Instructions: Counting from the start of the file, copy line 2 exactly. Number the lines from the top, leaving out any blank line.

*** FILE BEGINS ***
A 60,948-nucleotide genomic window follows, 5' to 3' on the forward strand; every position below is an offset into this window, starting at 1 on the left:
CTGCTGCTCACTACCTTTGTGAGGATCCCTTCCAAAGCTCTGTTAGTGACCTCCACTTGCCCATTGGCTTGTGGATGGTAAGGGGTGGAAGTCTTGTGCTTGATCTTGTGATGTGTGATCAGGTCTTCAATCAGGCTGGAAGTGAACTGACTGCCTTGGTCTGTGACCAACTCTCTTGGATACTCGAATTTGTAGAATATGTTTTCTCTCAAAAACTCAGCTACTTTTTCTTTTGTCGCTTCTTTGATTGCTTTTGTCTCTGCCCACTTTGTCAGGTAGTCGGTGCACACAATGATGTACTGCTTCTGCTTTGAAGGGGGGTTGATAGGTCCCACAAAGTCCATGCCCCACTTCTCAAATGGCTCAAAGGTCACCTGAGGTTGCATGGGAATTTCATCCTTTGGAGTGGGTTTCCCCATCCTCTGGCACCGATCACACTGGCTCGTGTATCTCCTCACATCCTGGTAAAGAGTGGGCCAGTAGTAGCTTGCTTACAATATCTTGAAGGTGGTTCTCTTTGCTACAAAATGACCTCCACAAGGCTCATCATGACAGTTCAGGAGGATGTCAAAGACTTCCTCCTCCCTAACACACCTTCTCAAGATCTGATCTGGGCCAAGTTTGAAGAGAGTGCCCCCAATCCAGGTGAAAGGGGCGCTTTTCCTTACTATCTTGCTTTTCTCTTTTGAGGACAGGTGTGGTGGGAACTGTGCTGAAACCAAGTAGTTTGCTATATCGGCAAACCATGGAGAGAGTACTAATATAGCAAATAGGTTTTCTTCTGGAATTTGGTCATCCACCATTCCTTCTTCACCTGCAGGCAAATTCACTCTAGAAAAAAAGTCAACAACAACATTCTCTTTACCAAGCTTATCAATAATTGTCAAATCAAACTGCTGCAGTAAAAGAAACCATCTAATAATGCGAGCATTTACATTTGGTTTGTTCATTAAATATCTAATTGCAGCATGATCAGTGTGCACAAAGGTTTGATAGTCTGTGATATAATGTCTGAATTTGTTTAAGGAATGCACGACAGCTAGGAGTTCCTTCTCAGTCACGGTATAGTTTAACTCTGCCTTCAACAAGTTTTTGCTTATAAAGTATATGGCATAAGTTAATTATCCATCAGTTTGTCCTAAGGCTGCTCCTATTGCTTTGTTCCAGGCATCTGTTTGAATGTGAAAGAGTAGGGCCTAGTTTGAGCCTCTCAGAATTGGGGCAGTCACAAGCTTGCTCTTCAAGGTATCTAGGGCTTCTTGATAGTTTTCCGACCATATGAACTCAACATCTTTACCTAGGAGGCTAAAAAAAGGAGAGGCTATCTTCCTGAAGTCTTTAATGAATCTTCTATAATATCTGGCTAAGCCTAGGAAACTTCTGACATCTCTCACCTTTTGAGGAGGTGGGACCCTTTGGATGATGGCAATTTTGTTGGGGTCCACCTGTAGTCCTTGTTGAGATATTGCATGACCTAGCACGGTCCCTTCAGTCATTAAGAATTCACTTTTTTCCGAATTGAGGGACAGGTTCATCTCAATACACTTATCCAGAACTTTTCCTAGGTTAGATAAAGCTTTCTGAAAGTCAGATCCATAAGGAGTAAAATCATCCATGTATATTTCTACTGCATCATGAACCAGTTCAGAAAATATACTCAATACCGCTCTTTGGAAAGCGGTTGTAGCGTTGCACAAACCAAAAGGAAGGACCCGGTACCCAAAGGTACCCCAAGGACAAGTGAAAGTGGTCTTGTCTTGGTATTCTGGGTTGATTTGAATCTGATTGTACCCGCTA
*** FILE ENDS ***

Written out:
CTGCTGCTCACTACCTTTGTGAGGATCCCTTCCAAAGCTCTGTTAGTGACCTCCACTTGCCCATTGGCTTGTGGATGGTAAGGGGTGGAAGTCTTGTGCTTGATCTTGTGATGTGTGATCAGGTCTTCAATCAGGCTGGAAGTGAACTGACTGCCTTGGTCTGTGACCAACTCTCTTGGATACTCGAATTTGTAGAATATGTTTTCTCTCAAAAACTCAGCTACTTTTTCTTTTGTCGCTTCTTTGATTGCTTTTGTCTCTGCCCACTTTGTCAGGTAGTCGGTGCACACAATGATGTACTGCTTCTGCTTTGAAGGGGGGTTGATAGGTCCCACAAAGTCCATGCCCCACTTCTCAAATGGCTCAAAGGTCACCTGAGGTTGCATGGGAATTTCATCCTTTGGAGTGGGTTTCCCCATCCTCTGGCACCGATCACACTGGCTCGTGTATCTCCTCACATCCTGGTAAAGAGTGGGCCAGTAGTAGCTTGCTTACAATATCTTGAAGGTGGTTCTCTTTGCTACAAAATGACCTCCACAAGGCTCATCATGACAGTTCAGGAGGATGTCAAAGACTTCCTCCTCCCTAACACACCTTCTCAAGATCTGATCTGGGCCAAGTTTGAAGAGAGTGCCCCCAATCCAGGTGAAAGGGGCGCTTTTCCTTACTATCTTGCTTTTCTCTTTTGAGGACAGGTGTGGTGGGAACTGTGCTGAAACCAAGTAGTTTGCTATATCGGCAAACCATGGAGAGAGTACTAATATAGCAAATAGGTTTTCTTCTGGAATTTGGTCATCCACCATTCCTTCTTCACCTGCAGGCAAATTCACTCTAGAAAAAAAGTCAACAACAACATTCTCTTTACCAAGCTTATCAATAATTGTCAAATCAAACTGCTGCAGTAAAAGAAACCATCTAATAATGCGAGCATTTACATTTGGTTTGTTCATTAAATATCTAATTGCAGCATGATCAGTGTGCACAAAGGTTTGATAGTCTGTGATATAATGTCTGAATTTGTTTAAGGAATGCACGACAGCTAGGAGTTCCTTCTCAGTCACGGTATAGTTTAACTCTGCCTTCAACAAGTTTTTGCTTATAAAGTATATGGCATAAGTTAATTATCCATCAGTTTGTCCTAAGGCTGCTCCTATTGCTTTGTTCCAGGCATCTGTTTGAATGTGAAAGAGTAGGGCCTAGTTTGAGCCTCTCAGAATTGGGGCAGTCACAAGCTTGCTCTTCAAGGTATCTAGGGCTTCTTGATAGTTTTCCGACCATATGAACTCAACATCTTTACCTAGGAGGCTAAAAAAAGGAGAGGCTATCTTCCTGAAGTCTTTAATGAATCTTCTATAATATCTGGCTAAGCCTAGGAAACTTCTGACATCTCTCACCTTTTGAGGAGGTGGGACCCTTTGGATGATGGCAATTTTGTTGGGGTCCACCTGTAGTCCTTGTTGAGATATTGCATGACCTAGCACGGTCCCTTCAGTCATTAAGAATTCACTTTTTTCCGAATTGAGGGACAGGTTCATCTCAATACACTTATCCAGAACTTTTCCTAGGTTAGATAAAGCTTTCTGAAAGTCAGATCCATAAGGAGTAAAATCATCCATGTATATTTCTACTGCATCATGAACCAGTTCAGAAAATATACTCAATACCGCTCTTTGGAAAGCGGTTGTAGCGTTGCACAAACCAAAAGGAAGGACCCGGTACCCAAAGGTACCCCAAGGACAAGTGAAAGTGGTCTTGTCTTGGTATTCTGGGTTGATTTGAATCTGATTGTACCCGCTA